More soon, I promise, but till I have more time, here's where I'm up to:

I picked up two books today ($5 each) from the big discount store that has moved in where Borders was. A gorgeous Vintage edition of Shakespeare's Sonnets, and Chesterton's biography of Dickens, which I shall place on the shelf next his biography of Browning. Chesterton is a marvellous biographer simply because he breaks all the rules: fiercely partial, wildly speculative, intrusively pontifical - in short, a delight. I won't read the Chesterton immediately because I'm knee-deep in Middlemarch, which I'm reading for the third time.  This time around my sympathies are given differently, and I have a much better grasp of Eliot's peripatetic narration. The sensations of my 19-year-old self reading it for the first time are there as a kind of watermark, against which I can measure my progress. I'm also thinking about how far Dorothea Brooke might be compared with Isabel Archer, of Henry James' masterpiece The Portrait of a Lady: both young women affronting their destinies, making fatal choices about where to bestow their promise. Indeed, both might be the objects of sonnet 87:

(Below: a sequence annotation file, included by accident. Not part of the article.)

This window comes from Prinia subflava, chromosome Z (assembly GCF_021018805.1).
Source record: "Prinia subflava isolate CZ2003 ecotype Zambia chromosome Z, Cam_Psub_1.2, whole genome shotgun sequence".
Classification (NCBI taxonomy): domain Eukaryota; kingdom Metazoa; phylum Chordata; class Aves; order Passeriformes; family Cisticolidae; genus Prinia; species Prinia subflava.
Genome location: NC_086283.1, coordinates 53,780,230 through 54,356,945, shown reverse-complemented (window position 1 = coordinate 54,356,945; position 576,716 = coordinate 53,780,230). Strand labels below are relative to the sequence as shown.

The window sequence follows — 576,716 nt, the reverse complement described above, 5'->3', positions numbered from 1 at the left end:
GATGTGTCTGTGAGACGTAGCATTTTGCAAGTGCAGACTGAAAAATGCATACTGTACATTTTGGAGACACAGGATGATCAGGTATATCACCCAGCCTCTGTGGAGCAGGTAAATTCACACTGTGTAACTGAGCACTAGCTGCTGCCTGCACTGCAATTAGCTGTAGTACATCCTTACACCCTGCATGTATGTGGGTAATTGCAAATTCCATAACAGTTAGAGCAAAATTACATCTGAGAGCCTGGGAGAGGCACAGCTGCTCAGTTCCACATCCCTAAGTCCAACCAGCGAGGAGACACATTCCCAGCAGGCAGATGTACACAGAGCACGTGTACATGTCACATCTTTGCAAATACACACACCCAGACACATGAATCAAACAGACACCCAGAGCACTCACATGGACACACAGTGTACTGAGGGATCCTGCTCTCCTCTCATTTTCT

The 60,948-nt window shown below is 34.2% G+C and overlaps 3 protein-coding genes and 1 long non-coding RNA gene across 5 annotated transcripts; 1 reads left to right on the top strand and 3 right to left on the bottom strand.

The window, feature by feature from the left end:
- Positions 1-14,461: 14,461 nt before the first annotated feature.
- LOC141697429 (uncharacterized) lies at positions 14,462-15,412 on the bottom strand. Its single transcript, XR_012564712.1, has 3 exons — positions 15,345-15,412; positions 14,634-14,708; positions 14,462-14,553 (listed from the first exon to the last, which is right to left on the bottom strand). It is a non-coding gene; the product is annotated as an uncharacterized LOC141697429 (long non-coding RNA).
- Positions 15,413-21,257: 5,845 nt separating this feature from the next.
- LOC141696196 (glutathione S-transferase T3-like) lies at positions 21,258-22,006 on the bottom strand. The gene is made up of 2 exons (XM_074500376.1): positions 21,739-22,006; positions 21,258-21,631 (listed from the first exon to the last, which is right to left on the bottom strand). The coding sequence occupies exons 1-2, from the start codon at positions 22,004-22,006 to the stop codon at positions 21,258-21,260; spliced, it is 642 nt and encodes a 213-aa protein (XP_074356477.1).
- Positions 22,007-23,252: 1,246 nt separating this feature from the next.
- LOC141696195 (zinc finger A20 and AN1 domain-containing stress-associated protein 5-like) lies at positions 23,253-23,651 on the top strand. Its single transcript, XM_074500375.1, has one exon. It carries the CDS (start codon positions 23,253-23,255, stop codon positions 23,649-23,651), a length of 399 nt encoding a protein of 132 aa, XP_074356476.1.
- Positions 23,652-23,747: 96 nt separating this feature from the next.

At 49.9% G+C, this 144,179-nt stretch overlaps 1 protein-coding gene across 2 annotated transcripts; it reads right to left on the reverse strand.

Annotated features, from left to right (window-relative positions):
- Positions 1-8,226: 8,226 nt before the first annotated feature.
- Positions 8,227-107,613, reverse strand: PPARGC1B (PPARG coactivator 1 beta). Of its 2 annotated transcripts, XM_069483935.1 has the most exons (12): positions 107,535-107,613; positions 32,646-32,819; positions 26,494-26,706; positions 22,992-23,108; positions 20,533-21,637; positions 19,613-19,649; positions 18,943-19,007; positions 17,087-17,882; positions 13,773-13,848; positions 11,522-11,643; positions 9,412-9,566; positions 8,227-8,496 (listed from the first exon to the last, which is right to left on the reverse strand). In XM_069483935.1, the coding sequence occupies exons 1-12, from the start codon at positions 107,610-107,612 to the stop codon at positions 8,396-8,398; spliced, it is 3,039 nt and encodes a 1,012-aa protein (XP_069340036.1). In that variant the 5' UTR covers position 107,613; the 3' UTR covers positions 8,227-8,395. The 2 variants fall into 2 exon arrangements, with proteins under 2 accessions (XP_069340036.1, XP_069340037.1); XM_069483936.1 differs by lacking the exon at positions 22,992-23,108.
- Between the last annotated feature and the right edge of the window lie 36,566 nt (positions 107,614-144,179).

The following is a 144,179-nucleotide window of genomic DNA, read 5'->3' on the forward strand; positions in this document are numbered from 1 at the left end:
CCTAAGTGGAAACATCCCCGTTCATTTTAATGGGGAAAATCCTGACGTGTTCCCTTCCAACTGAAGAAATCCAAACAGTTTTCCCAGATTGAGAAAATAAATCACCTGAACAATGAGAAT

Farewell! thou art too dear for my possessing,
And like enough thou know’st thy estimate:
The charter of thy worth gives thee releasing;
My bonds in thee are all determinate.
For how do I hold thee but by thy granting?
And for that riches where is my deserving?
The cause of this fair gift in me is wanting,
And so my patent back again is swerving.
Thyself thou gavest, thy own worth then not knowing,
Or me, to whom thou gavest it, else mistaking;
So thy great gift, upon misprision growing,
Comes home again, on better judgment making.
Thus have I had thee, as a dream doth flatter,
In sleep a king, but waking no such matter.

I recall that James, though with the highest admiration for her, called Eliot a 'great horse-faced blue-stocking.' Surely one of the great literary insults, of which even Chesterton might have been proud.